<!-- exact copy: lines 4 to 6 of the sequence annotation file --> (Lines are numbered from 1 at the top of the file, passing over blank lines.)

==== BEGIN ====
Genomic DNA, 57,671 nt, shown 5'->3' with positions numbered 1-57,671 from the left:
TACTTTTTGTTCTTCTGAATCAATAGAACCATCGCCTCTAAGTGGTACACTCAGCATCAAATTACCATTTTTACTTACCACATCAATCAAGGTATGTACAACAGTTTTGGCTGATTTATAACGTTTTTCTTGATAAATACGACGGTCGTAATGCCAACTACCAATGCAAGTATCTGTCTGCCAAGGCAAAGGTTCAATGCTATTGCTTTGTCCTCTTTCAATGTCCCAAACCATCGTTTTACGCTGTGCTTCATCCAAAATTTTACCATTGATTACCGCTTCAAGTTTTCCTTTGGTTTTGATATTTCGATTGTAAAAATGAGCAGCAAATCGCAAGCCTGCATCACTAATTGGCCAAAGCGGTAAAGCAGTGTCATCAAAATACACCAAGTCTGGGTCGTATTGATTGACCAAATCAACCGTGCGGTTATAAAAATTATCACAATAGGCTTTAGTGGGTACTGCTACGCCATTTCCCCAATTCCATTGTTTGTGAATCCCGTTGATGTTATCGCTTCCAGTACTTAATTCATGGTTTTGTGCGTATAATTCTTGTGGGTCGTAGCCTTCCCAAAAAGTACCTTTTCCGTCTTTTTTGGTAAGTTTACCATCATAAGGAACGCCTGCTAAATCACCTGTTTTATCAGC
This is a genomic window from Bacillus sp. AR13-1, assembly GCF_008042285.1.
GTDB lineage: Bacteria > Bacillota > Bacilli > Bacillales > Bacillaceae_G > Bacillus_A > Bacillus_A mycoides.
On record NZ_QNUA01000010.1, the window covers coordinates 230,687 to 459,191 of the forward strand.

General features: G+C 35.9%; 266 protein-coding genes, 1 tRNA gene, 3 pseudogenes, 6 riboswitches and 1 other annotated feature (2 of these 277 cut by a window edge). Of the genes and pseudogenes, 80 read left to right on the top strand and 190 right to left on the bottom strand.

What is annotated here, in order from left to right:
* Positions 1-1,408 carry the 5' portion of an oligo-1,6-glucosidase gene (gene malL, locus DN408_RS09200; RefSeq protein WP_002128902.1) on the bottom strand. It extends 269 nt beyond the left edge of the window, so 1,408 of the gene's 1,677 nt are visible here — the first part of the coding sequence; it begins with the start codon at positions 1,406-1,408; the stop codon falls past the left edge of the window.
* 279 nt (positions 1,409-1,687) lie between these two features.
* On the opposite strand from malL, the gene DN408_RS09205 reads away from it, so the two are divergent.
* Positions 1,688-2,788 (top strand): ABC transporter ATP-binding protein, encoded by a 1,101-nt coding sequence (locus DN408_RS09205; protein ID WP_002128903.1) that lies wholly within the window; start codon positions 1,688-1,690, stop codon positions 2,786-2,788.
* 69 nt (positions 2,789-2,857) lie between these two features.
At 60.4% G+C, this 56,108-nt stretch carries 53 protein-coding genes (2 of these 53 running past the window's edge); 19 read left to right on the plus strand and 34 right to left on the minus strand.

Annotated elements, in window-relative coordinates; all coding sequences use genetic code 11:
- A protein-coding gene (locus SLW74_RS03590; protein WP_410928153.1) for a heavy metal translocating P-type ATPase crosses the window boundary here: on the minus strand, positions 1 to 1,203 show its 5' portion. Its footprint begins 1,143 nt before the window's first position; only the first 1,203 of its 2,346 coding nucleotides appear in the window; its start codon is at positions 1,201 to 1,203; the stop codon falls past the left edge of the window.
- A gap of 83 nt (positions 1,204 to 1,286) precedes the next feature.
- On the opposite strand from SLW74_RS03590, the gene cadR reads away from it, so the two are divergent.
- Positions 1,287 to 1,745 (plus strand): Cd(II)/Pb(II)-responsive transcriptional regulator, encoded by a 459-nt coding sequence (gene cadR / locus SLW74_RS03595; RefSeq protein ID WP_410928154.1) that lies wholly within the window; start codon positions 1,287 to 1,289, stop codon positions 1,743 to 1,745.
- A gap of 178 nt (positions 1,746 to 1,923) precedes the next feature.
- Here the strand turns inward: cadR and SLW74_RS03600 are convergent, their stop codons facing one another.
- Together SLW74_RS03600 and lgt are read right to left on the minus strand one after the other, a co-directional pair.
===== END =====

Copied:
GTDB lineage: Bacteria > Bacillota > Bacilli > Bacillales > Bacillaceae_G > Bacillus_A > Bacillus_A mycoides.
On record NZ_QNUA01000010.1, the window covers coordinates 230,687 to 459,191 of the forward strand.

General features: G+C 35.9%; 266 protein-coding genes, 1 tRNA gene, 3 pseudogenes, 6 riboswitches and 1 other annotated feature (2 of these 277 cut by a window edge). Of the genes and pseudogenes, 80 read left to right on the top strand and 190 right to left on the bottom strand.